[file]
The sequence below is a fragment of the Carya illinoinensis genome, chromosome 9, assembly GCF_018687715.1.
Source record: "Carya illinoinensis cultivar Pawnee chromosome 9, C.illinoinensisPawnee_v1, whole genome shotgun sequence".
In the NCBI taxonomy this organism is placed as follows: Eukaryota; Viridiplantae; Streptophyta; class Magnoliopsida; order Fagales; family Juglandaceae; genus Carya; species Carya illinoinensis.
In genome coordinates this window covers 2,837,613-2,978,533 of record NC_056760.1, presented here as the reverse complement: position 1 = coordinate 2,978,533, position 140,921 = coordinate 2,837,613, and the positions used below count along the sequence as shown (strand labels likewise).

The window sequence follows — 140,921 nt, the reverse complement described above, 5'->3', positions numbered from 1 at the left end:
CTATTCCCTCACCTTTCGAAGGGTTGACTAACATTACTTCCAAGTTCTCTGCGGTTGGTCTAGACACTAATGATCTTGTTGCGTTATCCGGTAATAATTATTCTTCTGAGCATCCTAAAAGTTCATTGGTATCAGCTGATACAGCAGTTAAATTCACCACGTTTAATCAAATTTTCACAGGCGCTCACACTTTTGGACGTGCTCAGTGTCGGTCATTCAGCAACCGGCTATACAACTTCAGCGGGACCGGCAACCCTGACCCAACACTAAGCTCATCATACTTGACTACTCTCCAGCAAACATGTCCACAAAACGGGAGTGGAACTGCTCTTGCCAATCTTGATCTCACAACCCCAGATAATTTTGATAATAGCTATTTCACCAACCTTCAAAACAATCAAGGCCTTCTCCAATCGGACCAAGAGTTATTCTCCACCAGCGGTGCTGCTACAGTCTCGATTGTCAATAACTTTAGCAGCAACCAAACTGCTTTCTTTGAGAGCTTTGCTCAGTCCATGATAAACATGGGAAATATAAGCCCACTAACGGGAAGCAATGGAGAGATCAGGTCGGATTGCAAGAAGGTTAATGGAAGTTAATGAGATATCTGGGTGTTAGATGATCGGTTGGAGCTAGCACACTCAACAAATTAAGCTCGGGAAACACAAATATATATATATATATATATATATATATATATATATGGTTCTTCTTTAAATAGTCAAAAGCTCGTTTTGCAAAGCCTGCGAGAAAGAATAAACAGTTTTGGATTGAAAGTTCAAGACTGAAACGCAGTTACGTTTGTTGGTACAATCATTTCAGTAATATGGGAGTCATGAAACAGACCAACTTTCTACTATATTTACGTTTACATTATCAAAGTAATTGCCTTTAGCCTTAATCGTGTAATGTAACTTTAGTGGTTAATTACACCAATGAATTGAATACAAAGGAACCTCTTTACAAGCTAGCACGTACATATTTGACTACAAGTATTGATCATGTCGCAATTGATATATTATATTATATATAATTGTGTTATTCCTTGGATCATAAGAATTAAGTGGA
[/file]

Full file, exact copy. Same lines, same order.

The sequence below is a fragment of the Carya illinoinensis genome, chromosome 9, assembly GCF_018687715.1.
Source record: "Carya illinoinensis cultivar Pawnee chromosome 9, C.illinoinensisPawnee_v1, whole genome shotgun sequence".
In the NCBI taxonomy this organism is placed as follows: Eukaryota; Viridiplantae; Streptophyta; class Magnoliopsida; order Fagales; family Juglandaceae; genus Carya; species Carya illinoinensis.
In genome coordinates this window covers 2,837,613-2,978,533 of record NC_056760.1, presented here as the reverse complement: position 1 = coordinate 2,978,533, position 140,921 = coordinate 2,837,613, and the positions used below count along the sequence as shown (strand labels likewise).

The window sequence follows — 140,921 nt, the reverse complement described above, 5'->3', positions numbered from 1 at the left end:
CTATTCCCTCACCTTTCGAAGGGTTGACTAACATTACTTCCAAGTTCTCTGCGGTTGGTCTAGACACTAATGATCTTGTTGCGTTATCCGGTAATAATTATTCTTCTGAGCATCCTAAAAGTTCATTGGTATCAGCTGATACAGCAGTTAAATTCACCACGTTTAATCAAATTTTCACAGGCGCTCACACTTTTGGACGTGCTCAGTGTCGGTCATTCAGCAACCGGCTATACAACTTCAGCGGGACCGGCAACCCTGACCCAACACTAAGCTCATCATACTTGACTACTCTCCAGCAAACATGTCCACAAAACGGGAGTGGAACTGCTCTTGCCAATCTTGATCTCACAACCCCAGATAATTTTGATAATAGCTATTTCACCAACCTTCAAAACAATCAAGGCCTTCTCCAATCGGACCAAGAGTTATTCTCCACCAGCGGTGCTGCTACAGTCTCGATTGTCAATAACTTTAGCAGCAACCAAACTGCTTTCTTTGAGAGCTTTGCTCAGTCCATGATAAACATGGGAAATATAAGCCCACTAACGGGAAGCAATGGAGAGATCAGGTCGGATTGCAAGAAGGTTAATGGAAGTTAATGAGATATCTGGGTGTTAGATGATCGGTTGGAGCTAGCACACTCAACAAATTAAGCTCGGGAAACACAAATATATATATATATATATATATATATATATATATATGGTTCTTCTTTAAATAGTCAAAAGCTCGTTTTGCAAAGCCTGCGAGAAAGAATAAACAGTTTTGGATTGAAAGTTCAAGACTGAAACGCAGTTACGTTTGTTGGTACAATCATTTCAGTAATATGGGAGTCATGAAACAGACCAACTTTCTACTATATTTACGTTTACATTATCAAAGTAATTGCCTTTAGCCTTAATCGTGTAATGTAACTTTAGTGGTTAATTACACCAATGAATTGAATACAAAGGAACCTCTTTACAAGCTAGCACGTACATATTTGACTACAAGTATTGATCATGTCGCAATTGATATATTATATTATATATAATTGTGTTATTCCTTGGATCATAAGAATTAAGTGGA